Glenda’s litter turned eight weeks old yesterday and are now officially ready for adoption. Keri and I are heartbroken at the thought of splitting them up between new owners, but, that’s the life of a foster parent. It’s what you sign up for.
Should You Foster Animals?
Whether you’re a lonely traveler or simply want to help, fostering pets is a significant responsibility that can be incredibly rewarding, but it certainly isn’t for everyone. You need to ask yourself…
- Do you have the desire to help animals in need?
- Do you have a safe, stable, and secure place to care for the animals?
- Does your landlord, hotel, hostel, or homestay allow pets?
- Are you willing to sometimes spend your own money to support your foster pets?
- Are you willing and able to make sudden and sometimes unpleasant trips to the vet?
- Are you prepared and equipped to rehabilitate dirty, sick, helpless, and scared animals?
If you answered ‘yes’ to most or all of these questions, you’re a probably a great candidate to become a foster parent. Now, you’re ready to take the next step.
How to Help
Join a local pet foster care group
It’s usually quite easy to find local pet foster care groups. Do some quick online research or ask a nearby animal shelter – the opportunities are fairly easy to find if you look in the right places. Keri and I are a part of The Chengdu Animal Rescue Group, which has over 400 members posting multiple updates every day.
Foster an animal
Want to help in the most direct way possible? Take needy animals into your household. You can help save their lives and find them a loving home. Keri and I choose to only to foster cats, but there are plenty of dogs, rabbits, and other animals that could use your help.
If you are unable to take a foster animal into your home, you can still help. Local shelters and organizations will gratefully accept donations and put the money to good use paying vet bills, providing food and litter, and promoting their cause.
Drop by a shelter, reach out to your local foster organization, or even move to an island full of rescued cats – there are always opportunities available if you know where to look. Whether you’re actively rescuing, feeding, or helping rehabilitate animals, assistance on any level is beneficial for everyone involved.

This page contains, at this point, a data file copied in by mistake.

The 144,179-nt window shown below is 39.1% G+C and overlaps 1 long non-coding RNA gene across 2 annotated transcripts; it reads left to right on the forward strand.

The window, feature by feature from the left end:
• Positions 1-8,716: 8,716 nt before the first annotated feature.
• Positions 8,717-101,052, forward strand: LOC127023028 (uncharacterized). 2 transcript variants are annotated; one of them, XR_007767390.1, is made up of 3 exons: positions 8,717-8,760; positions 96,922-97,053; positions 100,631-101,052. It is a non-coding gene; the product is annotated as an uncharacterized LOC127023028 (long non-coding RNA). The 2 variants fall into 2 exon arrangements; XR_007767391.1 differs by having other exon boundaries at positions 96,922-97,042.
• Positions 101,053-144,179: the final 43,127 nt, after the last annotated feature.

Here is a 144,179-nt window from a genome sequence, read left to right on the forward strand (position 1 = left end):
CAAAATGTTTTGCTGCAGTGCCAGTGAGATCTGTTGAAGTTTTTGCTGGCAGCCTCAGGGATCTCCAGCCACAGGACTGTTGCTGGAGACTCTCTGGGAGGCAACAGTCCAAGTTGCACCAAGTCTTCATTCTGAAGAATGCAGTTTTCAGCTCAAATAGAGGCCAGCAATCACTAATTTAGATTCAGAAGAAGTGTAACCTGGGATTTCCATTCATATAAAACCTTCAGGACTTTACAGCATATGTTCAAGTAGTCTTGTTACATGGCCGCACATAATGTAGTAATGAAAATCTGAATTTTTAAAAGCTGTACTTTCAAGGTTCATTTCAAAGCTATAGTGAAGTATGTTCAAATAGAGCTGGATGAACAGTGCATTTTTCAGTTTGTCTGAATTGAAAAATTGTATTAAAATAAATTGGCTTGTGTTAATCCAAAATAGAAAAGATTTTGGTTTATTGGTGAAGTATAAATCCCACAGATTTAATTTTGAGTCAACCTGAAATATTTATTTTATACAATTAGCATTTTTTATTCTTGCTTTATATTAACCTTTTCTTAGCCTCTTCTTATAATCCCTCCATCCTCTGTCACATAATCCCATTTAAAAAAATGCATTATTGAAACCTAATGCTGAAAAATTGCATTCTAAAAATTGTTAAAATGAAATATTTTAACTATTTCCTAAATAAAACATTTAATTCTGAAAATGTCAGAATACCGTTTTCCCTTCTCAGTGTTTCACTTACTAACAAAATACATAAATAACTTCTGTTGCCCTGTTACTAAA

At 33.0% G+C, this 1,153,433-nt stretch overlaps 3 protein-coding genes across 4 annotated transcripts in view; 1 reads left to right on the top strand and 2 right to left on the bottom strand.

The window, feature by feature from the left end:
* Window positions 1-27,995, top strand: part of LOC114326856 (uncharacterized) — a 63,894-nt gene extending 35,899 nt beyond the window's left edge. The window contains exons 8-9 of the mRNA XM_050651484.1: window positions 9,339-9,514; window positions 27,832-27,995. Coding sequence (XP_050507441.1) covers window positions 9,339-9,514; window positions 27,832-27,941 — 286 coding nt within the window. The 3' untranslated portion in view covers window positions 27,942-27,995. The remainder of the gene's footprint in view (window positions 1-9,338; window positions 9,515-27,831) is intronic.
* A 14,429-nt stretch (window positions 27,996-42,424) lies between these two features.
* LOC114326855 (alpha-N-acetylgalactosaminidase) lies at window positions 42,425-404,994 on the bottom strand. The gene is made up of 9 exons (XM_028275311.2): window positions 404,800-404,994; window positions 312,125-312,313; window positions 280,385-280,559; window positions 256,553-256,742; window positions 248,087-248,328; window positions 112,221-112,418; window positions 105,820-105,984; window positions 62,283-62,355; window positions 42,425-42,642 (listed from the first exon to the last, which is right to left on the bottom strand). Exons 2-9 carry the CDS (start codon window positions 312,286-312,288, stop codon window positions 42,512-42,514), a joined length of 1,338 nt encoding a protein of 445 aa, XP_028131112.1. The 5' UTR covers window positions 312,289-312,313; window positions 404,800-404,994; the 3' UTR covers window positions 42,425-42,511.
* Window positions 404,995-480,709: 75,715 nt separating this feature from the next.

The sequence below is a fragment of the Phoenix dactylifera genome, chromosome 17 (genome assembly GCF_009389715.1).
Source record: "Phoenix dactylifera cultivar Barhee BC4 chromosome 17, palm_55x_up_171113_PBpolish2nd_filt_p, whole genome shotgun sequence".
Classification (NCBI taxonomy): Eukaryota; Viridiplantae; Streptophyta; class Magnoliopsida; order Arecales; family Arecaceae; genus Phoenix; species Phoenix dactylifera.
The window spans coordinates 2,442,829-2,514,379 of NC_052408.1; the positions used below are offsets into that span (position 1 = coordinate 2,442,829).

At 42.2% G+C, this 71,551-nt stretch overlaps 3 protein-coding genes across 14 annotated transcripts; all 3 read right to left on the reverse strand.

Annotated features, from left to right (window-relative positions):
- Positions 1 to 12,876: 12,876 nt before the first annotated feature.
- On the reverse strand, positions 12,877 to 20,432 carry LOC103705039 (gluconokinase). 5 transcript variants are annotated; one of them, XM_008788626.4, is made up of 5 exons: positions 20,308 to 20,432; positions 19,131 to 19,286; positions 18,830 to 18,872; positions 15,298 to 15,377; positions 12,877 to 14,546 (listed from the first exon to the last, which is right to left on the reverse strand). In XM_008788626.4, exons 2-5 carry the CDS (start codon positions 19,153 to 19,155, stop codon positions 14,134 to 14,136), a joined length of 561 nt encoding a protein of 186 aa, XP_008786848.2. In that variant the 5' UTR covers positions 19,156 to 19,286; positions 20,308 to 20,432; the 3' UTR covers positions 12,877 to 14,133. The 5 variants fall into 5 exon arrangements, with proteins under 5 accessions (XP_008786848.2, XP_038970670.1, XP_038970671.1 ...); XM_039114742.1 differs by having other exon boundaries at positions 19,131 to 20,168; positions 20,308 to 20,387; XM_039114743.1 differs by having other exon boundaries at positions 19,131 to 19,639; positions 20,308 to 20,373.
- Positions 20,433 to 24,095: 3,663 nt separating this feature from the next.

Spay or neuter your pets
This is the most humane way to help control the stray animal problem in your area. By not allowing your pet to reproduce, you’re eliminating the possibility of them contributing to the already massive homeless animal problem.
Spread the good word about fostering animals. Recruit friends to help with the cause, encourage pet owners to spay and neuter, help promote local foster programs, and share articles like this one with your friends and family.
Fostering Pets is Always a Good Thing
There’s really no other way to look at it.
For Keri and me, every day at home is a joyous distraction. We get to watch nine kittens wrestle, scamper around the apartment, chase each other’s tails, and tire at the exact same moment as they collapse into one exhausted, purring ball of fur. How did we get so lucky?
For as much love and entertainment as the cats give us, it’s our duty to return the favor. We provide them with plentiful food, medical attention, a safe place to stay, and a chance to find a loving ‘forever’ home. The whole process seems effortless simply because it’s so gratifying and rewarding.
But here’s the thing: all the help we provide in our tiny apartment will never be enough. The stray animal population here in Chengdu is a struggle to manage, as it is in most of the world. We need a much broader awareness and education about stray homeless animal populations. In the meantime, vulnerable animals continue to struggle for their lives in the unforgiving urban jungle.
I am convinced it’s our obligation as a society to help care for the starving, sick, helpless, and lost populations, humans or otherwise. So, please consider the difference you can make by fostering, donating, or volunteering to help animals in need. Chances are you’ll receive more than you give.
International Animal Rescue Resources
Organizations like Love and Second Chances, International Animal Rescue, and Compassion Without Borders help suffering animals all over the world. For more animal rescue information, or for volunteer opportunities, visit their websites to make a difference.
Have an interesting foster pet story of your own? Want to know more about my experience fostering animals abroad? Let me know by leaving a message in the comments section below!